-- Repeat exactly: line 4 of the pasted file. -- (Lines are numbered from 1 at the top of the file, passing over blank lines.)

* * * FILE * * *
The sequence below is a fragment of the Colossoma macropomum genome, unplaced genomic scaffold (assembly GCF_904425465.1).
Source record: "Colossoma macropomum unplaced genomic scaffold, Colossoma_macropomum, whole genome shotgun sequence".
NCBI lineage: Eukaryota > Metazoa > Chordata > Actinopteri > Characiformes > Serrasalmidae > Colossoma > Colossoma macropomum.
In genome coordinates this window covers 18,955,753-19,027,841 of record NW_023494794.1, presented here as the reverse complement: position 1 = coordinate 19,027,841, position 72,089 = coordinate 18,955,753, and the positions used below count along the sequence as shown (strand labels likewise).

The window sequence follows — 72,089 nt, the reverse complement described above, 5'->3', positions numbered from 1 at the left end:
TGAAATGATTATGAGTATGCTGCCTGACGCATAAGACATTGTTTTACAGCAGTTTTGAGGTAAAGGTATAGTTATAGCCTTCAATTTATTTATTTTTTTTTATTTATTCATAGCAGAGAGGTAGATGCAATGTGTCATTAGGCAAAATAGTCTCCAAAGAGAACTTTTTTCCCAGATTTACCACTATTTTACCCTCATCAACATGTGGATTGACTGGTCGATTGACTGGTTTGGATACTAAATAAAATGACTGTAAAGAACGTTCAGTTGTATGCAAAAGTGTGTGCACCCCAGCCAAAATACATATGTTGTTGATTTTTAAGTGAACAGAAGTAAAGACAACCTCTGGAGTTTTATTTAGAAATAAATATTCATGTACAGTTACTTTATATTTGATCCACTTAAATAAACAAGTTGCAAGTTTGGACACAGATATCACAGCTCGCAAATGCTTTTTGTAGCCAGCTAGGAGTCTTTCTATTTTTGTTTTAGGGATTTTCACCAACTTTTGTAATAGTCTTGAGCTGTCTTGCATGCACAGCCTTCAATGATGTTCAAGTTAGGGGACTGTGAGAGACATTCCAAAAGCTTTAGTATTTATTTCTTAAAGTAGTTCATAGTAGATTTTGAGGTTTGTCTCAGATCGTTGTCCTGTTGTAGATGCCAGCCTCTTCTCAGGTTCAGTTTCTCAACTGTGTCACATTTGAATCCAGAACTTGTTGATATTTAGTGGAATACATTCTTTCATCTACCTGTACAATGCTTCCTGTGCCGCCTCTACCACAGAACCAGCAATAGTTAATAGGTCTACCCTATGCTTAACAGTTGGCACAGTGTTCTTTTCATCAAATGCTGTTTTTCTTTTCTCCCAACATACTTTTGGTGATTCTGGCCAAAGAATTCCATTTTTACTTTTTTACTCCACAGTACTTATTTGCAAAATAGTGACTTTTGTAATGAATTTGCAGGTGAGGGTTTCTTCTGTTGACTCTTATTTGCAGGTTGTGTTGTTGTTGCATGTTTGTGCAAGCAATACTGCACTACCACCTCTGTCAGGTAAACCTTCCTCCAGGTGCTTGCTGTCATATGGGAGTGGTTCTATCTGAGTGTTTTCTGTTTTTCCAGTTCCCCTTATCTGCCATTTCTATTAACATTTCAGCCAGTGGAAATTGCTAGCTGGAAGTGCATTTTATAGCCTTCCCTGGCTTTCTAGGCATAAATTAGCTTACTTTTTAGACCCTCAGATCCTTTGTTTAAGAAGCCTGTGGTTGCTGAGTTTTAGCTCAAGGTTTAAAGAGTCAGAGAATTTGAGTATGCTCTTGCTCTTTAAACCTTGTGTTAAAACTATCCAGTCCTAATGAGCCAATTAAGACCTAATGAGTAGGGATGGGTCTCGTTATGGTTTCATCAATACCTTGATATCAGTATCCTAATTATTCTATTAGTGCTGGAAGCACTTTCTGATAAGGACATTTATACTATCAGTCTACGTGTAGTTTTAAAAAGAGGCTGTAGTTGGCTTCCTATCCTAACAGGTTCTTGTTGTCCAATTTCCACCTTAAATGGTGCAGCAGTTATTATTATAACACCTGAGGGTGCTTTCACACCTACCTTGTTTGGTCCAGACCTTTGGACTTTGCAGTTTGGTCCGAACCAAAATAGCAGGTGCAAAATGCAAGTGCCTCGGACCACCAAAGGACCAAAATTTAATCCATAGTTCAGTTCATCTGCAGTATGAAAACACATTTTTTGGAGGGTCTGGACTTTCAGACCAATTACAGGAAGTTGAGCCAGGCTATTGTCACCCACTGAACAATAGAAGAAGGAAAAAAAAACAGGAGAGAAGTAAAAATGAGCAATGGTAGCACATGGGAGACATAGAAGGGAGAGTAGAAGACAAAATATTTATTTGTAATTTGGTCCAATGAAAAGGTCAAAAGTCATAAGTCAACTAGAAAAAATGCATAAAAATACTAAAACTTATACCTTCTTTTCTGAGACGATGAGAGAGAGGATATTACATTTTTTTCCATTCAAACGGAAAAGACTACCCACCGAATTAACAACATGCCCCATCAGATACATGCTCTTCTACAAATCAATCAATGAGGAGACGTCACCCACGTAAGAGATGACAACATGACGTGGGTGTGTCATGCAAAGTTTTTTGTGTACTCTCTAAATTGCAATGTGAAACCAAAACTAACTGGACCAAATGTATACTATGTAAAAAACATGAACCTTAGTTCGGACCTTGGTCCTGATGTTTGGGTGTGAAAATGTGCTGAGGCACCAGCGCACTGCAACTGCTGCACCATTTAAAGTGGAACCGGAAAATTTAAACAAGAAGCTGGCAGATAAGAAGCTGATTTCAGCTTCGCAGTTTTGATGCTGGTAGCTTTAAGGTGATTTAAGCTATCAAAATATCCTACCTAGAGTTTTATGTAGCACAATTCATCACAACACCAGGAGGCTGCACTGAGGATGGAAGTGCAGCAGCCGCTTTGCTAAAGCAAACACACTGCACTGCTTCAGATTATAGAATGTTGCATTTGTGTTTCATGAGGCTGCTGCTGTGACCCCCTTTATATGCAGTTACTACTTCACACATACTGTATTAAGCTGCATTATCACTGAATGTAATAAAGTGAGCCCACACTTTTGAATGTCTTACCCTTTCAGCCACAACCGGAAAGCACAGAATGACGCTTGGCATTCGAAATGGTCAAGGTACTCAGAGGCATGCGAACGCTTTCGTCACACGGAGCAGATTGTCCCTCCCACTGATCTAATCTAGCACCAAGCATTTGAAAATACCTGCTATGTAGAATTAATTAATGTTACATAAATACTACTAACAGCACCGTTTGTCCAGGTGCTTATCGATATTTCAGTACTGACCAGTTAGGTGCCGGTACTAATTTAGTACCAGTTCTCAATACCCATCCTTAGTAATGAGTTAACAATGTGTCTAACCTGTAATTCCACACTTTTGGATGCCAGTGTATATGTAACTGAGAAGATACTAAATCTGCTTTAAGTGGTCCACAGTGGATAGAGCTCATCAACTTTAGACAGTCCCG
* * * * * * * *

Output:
In genome coordinates this window covers 18,955,753-19,027,841 of record NW_023494794.1, presented here as the reverse complement: position 1 = coordinate 19,027,841, position 72,089 = coordinate 18,955,753, and the positions used below count along the sequence as shown (strand labels likewise).